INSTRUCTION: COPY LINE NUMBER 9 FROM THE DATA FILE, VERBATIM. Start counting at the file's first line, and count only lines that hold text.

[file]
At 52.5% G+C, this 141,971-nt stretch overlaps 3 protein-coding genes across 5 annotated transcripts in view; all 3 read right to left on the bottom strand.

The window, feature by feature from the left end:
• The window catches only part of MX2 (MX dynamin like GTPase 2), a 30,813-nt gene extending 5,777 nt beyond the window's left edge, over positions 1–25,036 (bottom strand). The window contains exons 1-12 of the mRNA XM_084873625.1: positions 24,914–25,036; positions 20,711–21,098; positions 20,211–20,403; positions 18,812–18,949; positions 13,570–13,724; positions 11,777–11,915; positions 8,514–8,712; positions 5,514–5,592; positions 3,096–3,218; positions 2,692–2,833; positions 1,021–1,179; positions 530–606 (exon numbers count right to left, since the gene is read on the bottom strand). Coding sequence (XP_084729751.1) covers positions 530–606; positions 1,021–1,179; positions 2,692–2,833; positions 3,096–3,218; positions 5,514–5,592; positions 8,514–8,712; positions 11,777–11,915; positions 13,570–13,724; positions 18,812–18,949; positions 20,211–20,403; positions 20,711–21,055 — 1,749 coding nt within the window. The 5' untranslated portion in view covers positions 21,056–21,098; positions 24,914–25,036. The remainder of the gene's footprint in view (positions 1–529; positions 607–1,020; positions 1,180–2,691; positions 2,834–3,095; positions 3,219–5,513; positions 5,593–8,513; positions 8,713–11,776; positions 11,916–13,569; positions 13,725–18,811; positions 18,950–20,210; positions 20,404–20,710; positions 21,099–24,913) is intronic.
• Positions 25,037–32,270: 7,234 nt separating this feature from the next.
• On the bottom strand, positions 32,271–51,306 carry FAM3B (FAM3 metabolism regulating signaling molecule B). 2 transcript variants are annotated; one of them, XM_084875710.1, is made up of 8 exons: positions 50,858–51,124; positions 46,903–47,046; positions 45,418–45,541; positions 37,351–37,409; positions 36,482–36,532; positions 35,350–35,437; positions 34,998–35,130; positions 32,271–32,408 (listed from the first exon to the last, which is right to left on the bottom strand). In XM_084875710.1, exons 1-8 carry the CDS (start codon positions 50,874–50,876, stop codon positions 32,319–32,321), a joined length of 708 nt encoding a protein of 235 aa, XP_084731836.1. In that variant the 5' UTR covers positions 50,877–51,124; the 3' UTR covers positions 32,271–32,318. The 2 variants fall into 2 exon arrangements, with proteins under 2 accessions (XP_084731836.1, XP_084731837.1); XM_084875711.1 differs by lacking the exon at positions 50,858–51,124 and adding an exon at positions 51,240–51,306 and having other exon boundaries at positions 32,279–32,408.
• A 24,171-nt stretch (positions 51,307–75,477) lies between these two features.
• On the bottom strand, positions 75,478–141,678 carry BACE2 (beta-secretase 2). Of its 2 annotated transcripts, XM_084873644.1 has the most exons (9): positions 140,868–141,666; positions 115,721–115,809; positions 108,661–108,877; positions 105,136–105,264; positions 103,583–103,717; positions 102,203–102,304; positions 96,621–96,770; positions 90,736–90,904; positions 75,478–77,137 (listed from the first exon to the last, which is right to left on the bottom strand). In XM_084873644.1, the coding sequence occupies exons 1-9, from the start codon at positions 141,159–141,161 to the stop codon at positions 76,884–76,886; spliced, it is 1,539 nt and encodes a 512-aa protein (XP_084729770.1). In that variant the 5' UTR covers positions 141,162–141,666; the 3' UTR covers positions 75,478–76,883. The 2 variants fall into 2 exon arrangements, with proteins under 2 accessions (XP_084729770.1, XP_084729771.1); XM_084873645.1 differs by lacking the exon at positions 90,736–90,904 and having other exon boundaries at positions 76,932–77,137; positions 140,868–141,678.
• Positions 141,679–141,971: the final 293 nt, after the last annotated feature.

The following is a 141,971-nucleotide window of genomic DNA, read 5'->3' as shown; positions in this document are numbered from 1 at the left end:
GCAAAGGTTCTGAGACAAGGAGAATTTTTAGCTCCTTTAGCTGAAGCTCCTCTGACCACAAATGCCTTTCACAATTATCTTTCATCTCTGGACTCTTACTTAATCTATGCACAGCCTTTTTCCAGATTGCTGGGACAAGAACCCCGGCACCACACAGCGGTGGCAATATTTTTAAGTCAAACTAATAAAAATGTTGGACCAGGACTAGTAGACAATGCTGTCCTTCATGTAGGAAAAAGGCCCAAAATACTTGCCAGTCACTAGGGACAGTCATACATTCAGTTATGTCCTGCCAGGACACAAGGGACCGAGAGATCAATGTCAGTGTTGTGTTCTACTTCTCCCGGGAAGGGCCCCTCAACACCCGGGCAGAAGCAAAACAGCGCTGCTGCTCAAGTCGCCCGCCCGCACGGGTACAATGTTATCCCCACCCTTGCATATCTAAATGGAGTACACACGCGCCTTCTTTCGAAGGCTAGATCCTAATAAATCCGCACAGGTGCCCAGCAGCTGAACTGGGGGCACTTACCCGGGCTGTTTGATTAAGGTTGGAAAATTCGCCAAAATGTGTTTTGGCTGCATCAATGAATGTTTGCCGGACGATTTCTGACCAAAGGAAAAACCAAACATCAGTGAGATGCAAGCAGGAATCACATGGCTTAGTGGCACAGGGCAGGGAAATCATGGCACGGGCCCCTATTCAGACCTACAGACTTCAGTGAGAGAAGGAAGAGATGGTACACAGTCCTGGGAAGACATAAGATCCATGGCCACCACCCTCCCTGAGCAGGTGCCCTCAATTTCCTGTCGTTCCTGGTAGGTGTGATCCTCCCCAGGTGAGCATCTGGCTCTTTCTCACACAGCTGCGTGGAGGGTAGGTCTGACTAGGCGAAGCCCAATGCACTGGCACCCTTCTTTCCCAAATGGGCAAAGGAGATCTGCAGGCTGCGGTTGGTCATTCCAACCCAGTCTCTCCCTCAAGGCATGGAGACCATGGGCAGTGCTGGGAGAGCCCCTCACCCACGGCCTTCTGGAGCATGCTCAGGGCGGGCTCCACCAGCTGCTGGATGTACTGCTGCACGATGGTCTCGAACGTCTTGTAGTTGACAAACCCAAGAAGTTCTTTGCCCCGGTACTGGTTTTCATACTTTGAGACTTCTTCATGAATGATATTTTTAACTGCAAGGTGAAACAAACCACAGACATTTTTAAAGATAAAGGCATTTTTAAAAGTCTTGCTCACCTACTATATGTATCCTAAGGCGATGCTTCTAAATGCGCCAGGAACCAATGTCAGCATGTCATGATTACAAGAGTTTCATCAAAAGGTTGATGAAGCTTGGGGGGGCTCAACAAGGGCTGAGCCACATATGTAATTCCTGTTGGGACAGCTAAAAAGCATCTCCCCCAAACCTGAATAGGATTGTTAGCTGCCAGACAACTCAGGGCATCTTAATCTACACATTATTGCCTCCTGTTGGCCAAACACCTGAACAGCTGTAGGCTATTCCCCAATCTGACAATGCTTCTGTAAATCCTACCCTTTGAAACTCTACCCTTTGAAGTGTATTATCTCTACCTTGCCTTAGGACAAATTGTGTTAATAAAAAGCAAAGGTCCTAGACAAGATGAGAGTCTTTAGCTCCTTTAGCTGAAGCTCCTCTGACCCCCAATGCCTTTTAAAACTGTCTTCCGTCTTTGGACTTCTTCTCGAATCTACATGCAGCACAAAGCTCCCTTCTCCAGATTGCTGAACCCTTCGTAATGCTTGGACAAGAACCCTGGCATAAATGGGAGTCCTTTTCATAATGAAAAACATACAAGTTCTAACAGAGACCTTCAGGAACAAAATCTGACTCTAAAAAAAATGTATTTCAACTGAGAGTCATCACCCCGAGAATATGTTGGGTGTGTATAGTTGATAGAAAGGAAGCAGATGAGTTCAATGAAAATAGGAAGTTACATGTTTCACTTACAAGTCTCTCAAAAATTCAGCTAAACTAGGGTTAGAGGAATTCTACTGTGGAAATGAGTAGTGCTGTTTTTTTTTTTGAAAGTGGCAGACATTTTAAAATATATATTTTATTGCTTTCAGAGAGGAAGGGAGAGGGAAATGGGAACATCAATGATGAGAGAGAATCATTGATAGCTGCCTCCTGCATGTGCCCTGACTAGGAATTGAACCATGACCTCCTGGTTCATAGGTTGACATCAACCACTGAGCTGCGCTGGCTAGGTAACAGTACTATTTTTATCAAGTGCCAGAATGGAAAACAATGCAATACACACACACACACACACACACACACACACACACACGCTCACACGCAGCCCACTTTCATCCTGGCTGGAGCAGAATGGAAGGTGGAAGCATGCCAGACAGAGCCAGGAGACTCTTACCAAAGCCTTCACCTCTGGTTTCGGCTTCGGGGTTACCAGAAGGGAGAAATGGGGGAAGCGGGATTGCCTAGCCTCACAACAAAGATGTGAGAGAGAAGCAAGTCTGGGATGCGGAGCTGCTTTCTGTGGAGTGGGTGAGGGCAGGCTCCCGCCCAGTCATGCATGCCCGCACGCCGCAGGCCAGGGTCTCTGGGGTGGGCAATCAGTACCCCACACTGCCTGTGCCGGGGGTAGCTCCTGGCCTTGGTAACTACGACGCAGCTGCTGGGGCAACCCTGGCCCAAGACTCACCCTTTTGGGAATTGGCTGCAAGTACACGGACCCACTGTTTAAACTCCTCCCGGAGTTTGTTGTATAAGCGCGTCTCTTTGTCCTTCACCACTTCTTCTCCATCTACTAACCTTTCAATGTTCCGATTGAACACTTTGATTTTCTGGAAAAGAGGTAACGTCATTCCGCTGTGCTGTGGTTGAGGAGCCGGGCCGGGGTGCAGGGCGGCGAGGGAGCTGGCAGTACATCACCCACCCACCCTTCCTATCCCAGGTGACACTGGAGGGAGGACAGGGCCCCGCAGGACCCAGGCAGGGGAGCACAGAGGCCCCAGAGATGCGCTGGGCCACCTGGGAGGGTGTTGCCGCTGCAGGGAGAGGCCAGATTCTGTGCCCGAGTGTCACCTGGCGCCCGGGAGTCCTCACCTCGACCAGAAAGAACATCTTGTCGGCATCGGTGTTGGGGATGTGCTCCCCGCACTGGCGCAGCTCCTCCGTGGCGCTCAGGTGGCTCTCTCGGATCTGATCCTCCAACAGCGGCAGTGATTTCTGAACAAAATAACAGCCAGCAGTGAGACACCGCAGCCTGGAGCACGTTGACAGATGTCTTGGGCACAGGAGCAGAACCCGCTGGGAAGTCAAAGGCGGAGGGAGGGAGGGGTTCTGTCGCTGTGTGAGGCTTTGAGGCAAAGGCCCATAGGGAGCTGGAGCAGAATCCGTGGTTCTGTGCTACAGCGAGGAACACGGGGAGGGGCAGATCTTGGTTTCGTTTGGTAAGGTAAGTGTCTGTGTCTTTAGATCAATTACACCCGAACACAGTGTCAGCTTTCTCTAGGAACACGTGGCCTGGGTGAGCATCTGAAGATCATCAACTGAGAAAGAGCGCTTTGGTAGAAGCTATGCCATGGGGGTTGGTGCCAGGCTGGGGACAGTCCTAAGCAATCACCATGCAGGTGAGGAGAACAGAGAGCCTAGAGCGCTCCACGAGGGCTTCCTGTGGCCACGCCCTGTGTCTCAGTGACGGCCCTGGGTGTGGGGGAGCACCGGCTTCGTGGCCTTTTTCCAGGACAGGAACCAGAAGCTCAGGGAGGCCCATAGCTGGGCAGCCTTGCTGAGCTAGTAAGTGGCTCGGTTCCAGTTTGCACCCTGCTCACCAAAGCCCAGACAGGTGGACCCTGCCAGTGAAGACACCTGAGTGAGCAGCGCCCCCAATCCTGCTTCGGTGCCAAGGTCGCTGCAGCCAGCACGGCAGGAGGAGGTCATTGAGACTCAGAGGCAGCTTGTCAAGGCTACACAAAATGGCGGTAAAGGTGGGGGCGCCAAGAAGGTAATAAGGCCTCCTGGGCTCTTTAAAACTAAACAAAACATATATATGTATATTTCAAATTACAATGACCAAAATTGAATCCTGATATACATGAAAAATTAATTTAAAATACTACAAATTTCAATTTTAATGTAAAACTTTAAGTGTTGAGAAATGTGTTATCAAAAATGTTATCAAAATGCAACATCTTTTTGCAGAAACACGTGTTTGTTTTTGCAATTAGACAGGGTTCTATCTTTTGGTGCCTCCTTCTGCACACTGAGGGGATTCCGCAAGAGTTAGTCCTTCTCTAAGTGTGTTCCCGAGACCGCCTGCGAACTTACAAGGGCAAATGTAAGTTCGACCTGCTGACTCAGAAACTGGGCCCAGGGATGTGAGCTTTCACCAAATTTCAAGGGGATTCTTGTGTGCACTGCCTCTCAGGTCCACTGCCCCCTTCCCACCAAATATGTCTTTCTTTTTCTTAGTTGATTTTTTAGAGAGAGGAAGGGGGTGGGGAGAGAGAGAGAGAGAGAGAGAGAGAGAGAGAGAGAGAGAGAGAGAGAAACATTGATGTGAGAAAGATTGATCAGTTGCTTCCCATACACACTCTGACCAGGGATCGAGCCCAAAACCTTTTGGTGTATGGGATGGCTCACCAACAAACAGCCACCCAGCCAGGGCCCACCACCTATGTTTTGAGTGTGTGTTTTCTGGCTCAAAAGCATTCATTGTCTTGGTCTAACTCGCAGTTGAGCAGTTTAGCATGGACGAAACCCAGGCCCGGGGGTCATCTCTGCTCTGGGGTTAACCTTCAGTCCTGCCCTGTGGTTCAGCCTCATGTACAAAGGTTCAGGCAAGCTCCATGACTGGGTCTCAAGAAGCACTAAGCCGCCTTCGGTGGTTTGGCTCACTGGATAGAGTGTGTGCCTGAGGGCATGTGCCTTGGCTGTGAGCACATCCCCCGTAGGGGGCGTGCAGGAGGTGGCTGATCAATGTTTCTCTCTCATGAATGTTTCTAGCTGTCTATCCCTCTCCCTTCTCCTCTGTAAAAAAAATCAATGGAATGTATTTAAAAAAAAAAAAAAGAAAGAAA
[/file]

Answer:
The following is a 141,971-nucleotide window of genomic DNA, read 5'->3' as shown; positions in this document are numbered from 1 at the left end: